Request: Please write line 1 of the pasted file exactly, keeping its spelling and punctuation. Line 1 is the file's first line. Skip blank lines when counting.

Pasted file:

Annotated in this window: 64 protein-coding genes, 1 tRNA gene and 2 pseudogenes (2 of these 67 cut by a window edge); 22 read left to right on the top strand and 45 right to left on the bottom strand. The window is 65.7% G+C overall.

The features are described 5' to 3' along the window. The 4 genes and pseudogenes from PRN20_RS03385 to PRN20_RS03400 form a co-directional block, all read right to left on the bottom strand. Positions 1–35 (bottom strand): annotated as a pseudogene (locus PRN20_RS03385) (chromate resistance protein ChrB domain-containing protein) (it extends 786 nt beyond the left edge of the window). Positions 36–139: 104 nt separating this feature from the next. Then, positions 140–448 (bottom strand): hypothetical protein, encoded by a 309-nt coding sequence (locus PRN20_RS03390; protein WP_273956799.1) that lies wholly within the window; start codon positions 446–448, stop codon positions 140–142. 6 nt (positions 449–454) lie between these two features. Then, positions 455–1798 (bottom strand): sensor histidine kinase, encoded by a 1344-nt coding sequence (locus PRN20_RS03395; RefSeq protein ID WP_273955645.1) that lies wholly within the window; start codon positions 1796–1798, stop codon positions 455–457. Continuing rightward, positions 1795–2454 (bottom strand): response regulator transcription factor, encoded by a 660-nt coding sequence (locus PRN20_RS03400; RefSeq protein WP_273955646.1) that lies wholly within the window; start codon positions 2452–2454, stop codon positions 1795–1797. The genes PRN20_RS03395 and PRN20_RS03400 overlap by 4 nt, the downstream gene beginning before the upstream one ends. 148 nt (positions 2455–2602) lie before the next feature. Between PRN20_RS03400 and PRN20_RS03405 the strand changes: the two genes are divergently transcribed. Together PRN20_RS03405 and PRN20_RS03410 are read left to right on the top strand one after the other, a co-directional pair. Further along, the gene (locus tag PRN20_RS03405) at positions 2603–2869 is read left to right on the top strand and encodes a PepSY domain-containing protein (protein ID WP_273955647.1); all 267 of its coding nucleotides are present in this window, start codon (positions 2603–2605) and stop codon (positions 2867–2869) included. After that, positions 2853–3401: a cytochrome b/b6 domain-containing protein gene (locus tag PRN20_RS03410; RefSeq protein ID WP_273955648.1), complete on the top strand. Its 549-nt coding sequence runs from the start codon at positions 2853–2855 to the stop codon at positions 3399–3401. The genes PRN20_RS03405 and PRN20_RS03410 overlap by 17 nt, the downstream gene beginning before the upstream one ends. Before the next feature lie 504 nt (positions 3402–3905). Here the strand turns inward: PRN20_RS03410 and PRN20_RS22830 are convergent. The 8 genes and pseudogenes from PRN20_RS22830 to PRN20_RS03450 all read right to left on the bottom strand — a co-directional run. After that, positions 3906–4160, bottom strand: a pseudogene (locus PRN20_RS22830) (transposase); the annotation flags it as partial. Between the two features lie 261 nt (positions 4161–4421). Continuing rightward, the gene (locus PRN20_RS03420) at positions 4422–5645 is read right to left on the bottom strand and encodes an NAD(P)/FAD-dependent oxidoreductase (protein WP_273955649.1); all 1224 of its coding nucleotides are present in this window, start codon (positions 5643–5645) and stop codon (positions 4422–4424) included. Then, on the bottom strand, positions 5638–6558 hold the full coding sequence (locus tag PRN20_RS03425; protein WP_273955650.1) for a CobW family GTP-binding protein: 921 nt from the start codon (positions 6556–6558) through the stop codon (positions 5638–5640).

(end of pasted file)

Annotated in this window: 64 protein-coding genes, 1 tRNA gene and 2 pseudogenes (2 of these 67 cut by a window edge); 22 read left to right on the top strand and 45 right to left on the bottom strand. The window is 65.7% G+C overall.